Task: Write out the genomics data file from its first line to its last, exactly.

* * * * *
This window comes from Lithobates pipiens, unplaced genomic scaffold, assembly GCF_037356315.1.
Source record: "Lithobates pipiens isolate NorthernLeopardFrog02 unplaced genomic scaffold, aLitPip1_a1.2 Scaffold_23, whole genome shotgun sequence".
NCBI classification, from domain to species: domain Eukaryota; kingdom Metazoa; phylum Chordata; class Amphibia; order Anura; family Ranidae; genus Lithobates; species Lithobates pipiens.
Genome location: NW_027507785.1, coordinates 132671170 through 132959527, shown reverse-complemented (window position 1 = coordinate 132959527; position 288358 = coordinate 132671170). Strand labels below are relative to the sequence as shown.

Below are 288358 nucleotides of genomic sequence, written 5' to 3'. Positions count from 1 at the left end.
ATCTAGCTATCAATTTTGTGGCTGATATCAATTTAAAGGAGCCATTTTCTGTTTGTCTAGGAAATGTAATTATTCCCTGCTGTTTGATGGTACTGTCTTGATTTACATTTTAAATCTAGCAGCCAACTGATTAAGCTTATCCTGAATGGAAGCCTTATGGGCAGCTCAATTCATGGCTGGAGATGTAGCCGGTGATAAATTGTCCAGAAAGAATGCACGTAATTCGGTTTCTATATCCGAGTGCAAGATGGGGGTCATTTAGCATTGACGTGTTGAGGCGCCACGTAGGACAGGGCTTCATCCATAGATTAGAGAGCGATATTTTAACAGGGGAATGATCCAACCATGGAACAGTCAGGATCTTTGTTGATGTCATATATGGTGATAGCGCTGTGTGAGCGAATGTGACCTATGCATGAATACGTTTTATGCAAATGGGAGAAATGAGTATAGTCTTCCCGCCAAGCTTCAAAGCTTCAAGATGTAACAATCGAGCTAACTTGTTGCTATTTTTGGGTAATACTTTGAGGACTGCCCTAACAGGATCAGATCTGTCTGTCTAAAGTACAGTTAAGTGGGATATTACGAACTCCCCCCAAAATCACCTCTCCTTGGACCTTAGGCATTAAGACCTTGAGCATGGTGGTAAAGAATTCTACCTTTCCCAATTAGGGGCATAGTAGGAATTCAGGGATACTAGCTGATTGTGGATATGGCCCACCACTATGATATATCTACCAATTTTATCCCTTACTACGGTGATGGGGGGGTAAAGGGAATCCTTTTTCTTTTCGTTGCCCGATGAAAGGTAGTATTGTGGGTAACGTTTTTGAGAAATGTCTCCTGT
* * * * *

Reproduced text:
This window comes from Lithobates pipiens, unplaced genomic scaffold, assembly GCF_037356315.1.
Source record: "Lithobates pipiens isolate NorthernLeopardFrog02 unplaced genomic scaffold, aLitPip1_a1.2 Scaffold_23, whole genome shotgun sequence".
NCBI classification, from domain to species: domain Eukaryota; kingdom Metazoa; phylum Chordata; class Amphibia; order Anura; family Ranidae; genus Lithobates; species Lithobates pipiens.
Genome location: NW_027507785.1, coordinates 132671170 through 132959527, shown reverse-complemented (window position 1 = coordinate 132959527; position 288358 = coordinate 132671170). Strand labels below are relative to the sequence as shown.

Below are 288358 nucleotides of genomic sequence, written 5' to 3'. Positions count from 1 at the left end.
ATCTAGCTATCAATTTTGTGGCTGATATCAATTTAAAGGAGCCATTTTCTGTTTGTCTAGGAAATGTAATTATTCCCTGCTGTTTGATGGTACTGTCTTGATTTACATTTTAAATCTAGCAGCCAACTGATTAAGCTTATCCTGAATGGAAGCCTTATGGGCAGCTCAATTCATGGCTGGAGATGTAGCCGGTGATAAATTGTCCAGAAAGAATGCACGTAATTCGGTTTCTATATCCGAGTGCAAGATGGGGGTCATTTAGCATTGACGTGTTGAGGCGCCACGTAGGACAGGGCTTCATCCATAGATTAGAGAGCGATATTTTAACAGGGGAATGATCCAACCATGGAACAGTCAGGATCTTTGTTGATGTCATATATGGTGATAGCGCTGTGTGAGCGAATGTGACCTATGCATGAATACGTTTTATGCAAATGGGAGAAATGAGTATAGTCTTCCCGCCAAGCTTCAAAGCTTCAAGATGTAACAATCGAGCTAACTTGTTGCTATTTTTGGGTAATACTTTGAGGACTGCCCTAACAGGATCAGATCTGTCTGTCTAAAGTACAGTTAAGTGGGATATTACGAACTCCCCCCAAAATCACCTCTCCTTGGACCTTAGGCATTAAGACCTTGAGCATGGTGGTAAAGAATTCTACCTTTCCCAATTAGGGGCATAGTAGGAATTCAGGGATACTAGCTGATTGTGGATATGGCCCACCACTATGATATATCTACCAATTTTATCCCTTACTACGGTGATGGGGGGGTAAAGGGAATCCTTTTTCTTTTCGTTGCCCGATGAAAGGTAGTATTGTGGGTAACGTTTTTGAGAAATGTCTCCTGT